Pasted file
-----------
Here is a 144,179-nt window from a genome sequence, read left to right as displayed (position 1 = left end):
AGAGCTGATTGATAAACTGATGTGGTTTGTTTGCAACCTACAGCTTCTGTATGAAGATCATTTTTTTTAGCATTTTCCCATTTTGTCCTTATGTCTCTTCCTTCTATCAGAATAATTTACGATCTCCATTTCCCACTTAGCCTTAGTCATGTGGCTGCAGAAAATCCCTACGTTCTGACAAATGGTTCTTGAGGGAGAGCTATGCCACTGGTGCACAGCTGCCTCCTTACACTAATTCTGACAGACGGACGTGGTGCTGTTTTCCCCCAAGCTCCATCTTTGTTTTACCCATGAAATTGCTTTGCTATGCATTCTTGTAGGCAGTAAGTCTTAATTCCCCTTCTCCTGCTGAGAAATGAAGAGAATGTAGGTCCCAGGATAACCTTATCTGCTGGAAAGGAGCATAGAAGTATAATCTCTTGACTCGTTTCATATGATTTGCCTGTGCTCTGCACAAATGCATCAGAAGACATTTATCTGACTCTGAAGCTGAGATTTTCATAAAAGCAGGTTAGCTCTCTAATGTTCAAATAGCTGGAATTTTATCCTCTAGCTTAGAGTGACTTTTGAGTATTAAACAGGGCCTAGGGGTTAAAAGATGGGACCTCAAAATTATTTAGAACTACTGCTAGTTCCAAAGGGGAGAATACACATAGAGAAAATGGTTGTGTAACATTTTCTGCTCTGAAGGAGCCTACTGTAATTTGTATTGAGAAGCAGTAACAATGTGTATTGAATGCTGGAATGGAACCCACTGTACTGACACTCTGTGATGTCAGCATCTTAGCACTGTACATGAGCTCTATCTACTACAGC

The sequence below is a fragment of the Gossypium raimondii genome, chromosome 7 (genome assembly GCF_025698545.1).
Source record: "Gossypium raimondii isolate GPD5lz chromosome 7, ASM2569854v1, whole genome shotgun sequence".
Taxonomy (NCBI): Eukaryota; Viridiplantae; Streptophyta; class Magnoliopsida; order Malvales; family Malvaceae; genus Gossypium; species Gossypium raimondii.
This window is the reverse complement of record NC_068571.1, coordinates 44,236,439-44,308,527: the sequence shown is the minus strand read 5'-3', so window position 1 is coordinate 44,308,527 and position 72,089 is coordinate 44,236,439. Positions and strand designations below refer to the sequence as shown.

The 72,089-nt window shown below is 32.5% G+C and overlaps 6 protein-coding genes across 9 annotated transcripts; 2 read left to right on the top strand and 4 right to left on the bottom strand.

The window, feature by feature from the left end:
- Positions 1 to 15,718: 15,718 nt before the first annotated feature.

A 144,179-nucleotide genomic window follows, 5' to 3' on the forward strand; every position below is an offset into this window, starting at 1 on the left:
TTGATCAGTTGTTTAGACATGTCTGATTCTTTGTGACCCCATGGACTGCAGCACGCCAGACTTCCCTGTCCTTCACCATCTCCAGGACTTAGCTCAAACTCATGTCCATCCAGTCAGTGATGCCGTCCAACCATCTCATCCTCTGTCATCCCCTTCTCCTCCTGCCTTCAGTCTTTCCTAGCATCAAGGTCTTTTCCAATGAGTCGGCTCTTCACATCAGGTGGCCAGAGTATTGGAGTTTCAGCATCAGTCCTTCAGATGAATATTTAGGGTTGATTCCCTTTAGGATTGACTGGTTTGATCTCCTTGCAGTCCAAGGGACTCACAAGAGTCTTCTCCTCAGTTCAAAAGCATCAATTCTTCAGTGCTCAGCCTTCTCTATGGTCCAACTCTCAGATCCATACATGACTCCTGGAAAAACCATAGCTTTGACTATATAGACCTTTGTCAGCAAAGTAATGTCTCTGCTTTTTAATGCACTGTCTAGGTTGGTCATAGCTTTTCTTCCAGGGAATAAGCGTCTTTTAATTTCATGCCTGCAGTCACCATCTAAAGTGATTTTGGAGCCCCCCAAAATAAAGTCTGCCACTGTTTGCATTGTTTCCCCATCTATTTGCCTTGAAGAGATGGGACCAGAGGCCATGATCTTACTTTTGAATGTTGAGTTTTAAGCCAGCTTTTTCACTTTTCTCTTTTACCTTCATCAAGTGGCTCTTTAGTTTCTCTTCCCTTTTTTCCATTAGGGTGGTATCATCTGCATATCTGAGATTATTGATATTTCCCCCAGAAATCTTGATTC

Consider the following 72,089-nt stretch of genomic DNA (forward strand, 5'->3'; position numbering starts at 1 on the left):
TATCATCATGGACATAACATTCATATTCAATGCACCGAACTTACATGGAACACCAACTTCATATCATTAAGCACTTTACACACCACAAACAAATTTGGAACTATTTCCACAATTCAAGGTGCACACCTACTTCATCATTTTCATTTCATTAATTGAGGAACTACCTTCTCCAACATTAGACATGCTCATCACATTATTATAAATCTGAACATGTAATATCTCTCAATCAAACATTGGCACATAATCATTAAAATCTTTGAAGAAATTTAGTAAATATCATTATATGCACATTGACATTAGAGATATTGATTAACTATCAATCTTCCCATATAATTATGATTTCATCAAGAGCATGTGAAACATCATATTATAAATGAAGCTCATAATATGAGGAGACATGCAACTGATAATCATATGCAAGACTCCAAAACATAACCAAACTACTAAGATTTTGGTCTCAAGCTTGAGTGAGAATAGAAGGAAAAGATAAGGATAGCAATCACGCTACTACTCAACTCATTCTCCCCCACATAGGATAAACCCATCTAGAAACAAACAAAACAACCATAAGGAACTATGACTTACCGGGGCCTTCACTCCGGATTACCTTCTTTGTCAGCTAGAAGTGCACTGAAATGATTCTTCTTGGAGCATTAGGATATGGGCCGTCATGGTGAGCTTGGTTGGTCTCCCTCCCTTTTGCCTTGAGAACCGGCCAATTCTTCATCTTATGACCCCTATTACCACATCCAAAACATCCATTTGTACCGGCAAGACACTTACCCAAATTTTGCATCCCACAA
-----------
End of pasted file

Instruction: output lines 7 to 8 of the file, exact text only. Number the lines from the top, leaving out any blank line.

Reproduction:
The 72,089-nt window shown below is 32.5% G+C and overlaps 6 protein-coding genes across 9 annotated transcripts; 2 read left to right on the top strand and 4 right to left on the bottom strand.

The window, feature by feature from the left end: